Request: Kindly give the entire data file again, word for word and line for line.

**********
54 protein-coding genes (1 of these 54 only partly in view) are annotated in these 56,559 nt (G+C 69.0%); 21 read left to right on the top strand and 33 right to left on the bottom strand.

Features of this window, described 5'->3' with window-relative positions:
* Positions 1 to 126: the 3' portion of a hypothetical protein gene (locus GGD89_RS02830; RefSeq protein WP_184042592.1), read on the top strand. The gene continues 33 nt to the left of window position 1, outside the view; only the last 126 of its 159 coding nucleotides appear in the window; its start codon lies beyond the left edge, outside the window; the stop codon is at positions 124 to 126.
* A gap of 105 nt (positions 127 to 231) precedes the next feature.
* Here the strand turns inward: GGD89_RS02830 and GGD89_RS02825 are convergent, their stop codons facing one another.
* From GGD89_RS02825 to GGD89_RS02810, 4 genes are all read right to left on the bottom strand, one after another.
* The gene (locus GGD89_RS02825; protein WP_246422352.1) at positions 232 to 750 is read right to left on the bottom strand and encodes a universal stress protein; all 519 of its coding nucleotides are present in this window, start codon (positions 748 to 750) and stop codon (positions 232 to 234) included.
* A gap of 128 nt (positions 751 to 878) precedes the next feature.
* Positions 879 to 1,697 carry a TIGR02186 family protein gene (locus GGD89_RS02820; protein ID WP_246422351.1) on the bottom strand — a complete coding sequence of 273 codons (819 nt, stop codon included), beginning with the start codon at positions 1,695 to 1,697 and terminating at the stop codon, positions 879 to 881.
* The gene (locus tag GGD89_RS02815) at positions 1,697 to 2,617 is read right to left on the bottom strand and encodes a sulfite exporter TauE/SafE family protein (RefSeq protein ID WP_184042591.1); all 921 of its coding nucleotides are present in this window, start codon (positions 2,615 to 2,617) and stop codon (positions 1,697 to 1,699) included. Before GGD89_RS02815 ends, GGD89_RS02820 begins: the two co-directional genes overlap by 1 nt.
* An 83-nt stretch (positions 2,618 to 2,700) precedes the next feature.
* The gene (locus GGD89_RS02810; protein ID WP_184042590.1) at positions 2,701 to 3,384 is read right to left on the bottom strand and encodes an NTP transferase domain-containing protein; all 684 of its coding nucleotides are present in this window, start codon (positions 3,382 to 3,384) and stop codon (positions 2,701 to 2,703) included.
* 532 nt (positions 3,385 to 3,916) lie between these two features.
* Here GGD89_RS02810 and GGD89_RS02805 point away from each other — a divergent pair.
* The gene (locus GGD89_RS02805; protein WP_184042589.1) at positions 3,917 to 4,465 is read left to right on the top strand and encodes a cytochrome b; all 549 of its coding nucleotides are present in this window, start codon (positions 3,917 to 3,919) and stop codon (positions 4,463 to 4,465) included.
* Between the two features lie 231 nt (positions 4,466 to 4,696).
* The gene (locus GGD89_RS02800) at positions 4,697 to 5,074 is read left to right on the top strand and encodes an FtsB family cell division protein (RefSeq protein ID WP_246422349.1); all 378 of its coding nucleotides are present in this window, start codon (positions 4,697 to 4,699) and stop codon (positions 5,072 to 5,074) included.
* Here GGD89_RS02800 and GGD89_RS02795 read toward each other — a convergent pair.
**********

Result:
54 protein-coding genes (1 of these 54 only partly in view) are annotated in these 56,559 nt (G+C 69.0%); 21 read left to right on the top strand and 33 right to left on the bottom strand.

Features of this window, described 5'->3' with window-relative positions:
* Positions 1 to 126: the 3' portion of a hypothetical protein gene (locus GGD89_RS02830; RefSeq protein WP_184042592.1), read on the top strand. The gene continues 33 nt to the left of window position 1, outside the view; only the last 126 of its 159 coding nucleotides appear in the window; its start codon lies beyond the left edge, outside the window; the stop codon is at positions 124 to 126.
* A gap of 105 nt (positions 127 to 231) precedes the next feature.
* Here the strand turns inward: GGD89_RS02830 and GGD89_RS02825 are convergent, their stop codons facing one another.
* From GGD89_RS02825 to GGD89_RS02810, 4 genes are all read right to left on the bottom strand, one after another.
* The gene (locus GGD89_RS02825; protein WP_246422352.1) at positions 232 to 750 is read right to left on the bottom strand and encodes a universal stress protein; all 519 of its coding nucleotides are present in this window, start codon (positions 748 to 750) and stop codon (positions 232 to 234) included.
* A gap of 128 nt (positions 751 to 878) precedes the next feature.
* Positions 879 to 1,697 carry a TIGR02186 family protein gene (locus GGD89_RS02820; protein ID WP_246422351.1) on the bottom strand — a complete coding sequence of 273 codons (819 nt, stop codon included), beginning with the start codon at positions 1,695 to 1,697 and terminating at the stop codon, positions 879 to 881.
* The gene (locus tag GGD89_RS02815) at positions 1,697 to 2,617 is read right to left on the bottom strand and encodes a sulfite exporter TauE/SafE family protein (RefSeq protein ID WP_184042591.1); all 921 of its coding nucleotides are present in this window, start codon (positions 2,615 to 2,617) and stop codon (positions 1,697 to 1,699) included. Before GGD89_RS02815 ends, GGD89_RS02820 begins: the two co-directional genes overlap by 1 nt.
* An 83-nt stretch (positions 2,618 to 2,700) precedes the next feature.
* The gene (locus GGD89_RS02810; protein ID WP_184042590.1) at positions 2,701 to 3,384 is read right to left on the bottom strand and encodes an NTP transferase domain-containing protein; all 684 of its coding nucleotides are present in this window, start codon (positions 3,382 to 3,384) and stop codon (positions 2,701 to 2,703) included.
* 532 nt (positions 3,385 to 3,916) lie between these two features.
* Here GGD89_RS02810 and GGD89_RS02805 point away from each other — a divergent pair.
* The gene (locus GGD89_RS02805; protein WP_184042589.1) at positions 3,917 to 4,465 is read left to right on the top strand and encodes a cytochrome b; all 549 of its coding nucleotides are present in this window, start codon (positions 3,917 to 3,919) and stop codon (positions 4,463 to 4,465) included.
* Between the two features lie 231 nt (positions 4,466 to 4,696).
* The gene (locus GGD89_RS02800) at positions 4,697 to 5,074 is read left to right on the top strand and encodes an FtsB family cell division protein (RefSeq protein ID WP_246422349.1); all 378 of its coding nucleotides are present in this window, start codon (positions 4,697 to 4,699) and stop codon (positions 5,072 to 5,074) included.
* Here GGD89_RS02800 and GGD89_RS02795 read toward each other — a convergent pair.